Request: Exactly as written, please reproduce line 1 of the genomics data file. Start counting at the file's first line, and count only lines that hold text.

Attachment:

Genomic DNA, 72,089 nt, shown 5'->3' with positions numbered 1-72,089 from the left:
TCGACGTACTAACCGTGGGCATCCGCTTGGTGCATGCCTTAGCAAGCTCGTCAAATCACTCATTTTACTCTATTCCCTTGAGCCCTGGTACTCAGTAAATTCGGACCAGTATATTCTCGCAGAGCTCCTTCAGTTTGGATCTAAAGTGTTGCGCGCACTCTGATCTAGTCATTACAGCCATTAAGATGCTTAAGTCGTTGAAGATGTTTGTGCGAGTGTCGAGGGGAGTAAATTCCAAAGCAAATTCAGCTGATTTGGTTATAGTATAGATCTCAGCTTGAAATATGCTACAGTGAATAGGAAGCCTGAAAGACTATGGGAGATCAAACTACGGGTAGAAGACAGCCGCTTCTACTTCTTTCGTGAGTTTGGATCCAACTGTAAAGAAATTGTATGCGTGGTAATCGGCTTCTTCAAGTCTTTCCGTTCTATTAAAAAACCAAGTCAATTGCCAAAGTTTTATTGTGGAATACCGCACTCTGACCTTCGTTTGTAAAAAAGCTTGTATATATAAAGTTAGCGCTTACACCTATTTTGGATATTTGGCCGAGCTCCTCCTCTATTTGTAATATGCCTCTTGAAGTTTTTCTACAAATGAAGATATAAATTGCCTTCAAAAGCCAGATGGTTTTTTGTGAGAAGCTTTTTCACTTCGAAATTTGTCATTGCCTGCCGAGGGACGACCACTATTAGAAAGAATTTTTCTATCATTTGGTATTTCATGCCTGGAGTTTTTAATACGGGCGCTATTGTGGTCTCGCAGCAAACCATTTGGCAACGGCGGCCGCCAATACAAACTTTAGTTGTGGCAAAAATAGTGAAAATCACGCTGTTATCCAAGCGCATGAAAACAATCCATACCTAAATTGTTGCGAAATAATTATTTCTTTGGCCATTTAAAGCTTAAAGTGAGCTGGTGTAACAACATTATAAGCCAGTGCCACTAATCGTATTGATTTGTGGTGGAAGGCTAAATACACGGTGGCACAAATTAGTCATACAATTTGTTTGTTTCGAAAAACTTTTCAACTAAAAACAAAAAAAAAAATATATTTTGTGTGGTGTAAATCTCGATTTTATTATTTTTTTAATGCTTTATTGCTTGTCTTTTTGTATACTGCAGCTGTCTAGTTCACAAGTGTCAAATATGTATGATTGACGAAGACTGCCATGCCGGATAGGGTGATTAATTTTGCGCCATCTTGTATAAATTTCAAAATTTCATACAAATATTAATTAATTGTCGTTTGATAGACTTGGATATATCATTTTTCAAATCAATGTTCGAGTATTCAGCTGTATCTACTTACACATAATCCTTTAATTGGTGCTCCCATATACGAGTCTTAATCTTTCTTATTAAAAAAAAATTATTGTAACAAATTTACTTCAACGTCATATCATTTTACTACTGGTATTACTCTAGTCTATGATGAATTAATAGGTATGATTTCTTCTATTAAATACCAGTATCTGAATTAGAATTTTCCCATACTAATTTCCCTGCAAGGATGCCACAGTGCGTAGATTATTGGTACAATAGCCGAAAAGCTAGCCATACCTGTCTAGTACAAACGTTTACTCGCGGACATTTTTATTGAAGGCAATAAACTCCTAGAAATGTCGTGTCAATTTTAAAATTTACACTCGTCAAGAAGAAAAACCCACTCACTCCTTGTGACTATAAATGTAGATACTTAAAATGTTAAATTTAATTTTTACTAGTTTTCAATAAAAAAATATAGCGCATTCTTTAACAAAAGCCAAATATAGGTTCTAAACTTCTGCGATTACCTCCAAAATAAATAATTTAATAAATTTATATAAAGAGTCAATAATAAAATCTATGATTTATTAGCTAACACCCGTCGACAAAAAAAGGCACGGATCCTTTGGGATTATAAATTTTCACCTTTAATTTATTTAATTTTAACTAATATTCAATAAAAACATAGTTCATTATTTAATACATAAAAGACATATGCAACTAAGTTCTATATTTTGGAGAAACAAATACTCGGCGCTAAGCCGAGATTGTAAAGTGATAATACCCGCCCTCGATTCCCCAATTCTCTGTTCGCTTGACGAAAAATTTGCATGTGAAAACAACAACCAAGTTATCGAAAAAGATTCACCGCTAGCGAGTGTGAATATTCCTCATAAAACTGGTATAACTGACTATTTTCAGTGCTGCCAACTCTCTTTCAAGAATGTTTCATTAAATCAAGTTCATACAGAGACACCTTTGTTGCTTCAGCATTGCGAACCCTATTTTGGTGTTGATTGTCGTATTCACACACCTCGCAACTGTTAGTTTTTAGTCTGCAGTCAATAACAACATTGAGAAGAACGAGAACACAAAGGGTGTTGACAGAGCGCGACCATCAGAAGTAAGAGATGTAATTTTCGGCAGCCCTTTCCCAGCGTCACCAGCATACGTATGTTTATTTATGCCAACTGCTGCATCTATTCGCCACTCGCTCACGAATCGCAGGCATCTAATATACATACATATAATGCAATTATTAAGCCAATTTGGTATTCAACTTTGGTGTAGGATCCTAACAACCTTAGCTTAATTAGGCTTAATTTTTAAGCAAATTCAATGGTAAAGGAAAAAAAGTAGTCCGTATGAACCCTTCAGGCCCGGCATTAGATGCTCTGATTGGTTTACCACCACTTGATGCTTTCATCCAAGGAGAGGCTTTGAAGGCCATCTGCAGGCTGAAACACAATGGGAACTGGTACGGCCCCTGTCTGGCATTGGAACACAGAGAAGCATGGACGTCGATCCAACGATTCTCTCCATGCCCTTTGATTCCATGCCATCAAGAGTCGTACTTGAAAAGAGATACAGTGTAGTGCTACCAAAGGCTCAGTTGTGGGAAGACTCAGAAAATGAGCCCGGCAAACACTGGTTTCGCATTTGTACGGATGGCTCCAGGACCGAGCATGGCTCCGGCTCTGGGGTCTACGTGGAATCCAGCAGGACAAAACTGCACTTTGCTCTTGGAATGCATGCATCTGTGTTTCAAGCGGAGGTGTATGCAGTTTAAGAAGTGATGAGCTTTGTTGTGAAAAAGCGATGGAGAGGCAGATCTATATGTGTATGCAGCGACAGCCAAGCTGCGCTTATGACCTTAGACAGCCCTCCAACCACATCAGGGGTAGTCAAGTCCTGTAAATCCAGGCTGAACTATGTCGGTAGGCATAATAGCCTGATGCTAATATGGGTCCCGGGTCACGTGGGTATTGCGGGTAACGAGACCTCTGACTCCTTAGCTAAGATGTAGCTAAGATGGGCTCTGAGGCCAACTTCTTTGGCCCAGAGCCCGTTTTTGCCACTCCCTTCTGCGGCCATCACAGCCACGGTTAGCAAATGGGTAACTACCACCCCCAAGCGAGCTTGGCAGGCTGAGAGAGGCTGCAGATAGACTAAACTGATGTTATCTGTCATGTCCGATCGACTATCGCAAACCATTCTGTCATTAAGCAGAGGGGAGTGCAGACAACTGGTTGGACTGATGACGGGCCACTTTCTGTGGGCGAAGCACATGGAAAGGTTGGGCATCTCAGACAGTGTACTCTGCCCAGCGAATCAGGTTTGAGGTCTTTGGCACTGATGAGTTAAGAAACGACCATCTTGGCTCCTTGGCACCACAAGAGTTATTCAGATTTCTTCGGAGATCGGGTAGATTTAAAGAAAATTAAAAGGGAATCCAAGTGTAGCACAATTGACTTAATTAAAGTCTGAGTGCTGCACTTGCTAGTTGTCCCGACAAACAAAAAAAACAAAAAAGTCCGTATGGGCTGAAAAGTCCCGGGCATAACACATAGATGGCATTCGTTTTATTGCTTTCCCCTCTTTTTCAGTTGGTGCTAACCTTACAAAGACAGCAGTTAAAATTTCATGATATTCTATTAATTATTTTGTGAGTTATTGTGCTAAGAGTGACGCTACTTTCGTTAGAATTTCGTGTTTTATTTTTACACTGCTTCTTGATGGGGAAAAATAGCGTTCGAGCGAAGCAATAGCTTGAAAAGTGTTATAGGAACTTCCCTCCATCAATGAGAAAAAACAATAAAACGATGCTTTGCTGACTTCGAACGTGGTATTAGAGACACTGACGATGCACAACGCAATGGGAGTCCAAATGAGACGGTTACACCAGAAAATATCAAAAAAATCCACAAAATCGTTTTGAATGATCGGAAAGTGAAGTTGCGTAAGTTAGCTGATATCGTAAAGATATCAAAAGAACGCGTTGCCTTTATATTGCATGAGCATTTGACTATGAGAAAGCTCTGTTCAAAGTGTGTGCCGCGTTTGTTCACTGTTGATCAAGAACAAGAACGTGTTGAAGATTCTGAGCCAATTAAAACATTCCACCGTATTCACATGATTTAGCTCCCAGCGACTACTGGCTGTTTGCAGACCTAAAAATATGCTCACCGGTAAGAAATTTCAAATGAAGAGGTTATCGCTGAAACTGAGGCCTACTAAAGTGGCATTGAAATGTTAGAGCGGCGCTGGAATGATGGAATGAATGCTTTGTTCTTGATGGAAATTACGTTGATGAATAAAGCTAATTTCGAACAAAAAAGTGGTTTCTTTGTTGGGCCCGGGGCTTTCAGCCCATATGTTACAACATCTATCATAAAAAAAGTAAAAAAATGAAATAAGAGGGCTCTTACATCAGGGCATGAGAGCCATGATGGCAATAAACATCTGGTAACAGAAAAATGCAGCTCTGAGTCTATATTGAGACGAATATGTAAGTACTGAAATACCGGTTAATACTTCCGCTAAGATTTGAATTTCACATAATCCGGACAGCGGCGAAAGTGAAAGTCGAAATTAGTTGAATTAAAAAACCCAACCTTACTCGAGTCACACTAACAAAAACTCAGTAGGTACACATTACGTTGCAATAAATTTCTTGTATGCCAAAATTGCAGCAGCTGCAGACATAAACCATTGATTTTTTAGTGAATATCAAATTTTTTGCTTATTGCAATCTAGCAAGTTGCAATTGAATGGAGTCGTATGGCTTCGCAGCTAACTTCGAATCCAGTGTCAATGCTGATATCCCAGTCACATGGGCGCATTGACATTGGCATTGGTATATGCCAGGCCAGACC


Genomic DNA, 72,089 nt, shown 5'->3' with positions numbered 1-72,089 from the left: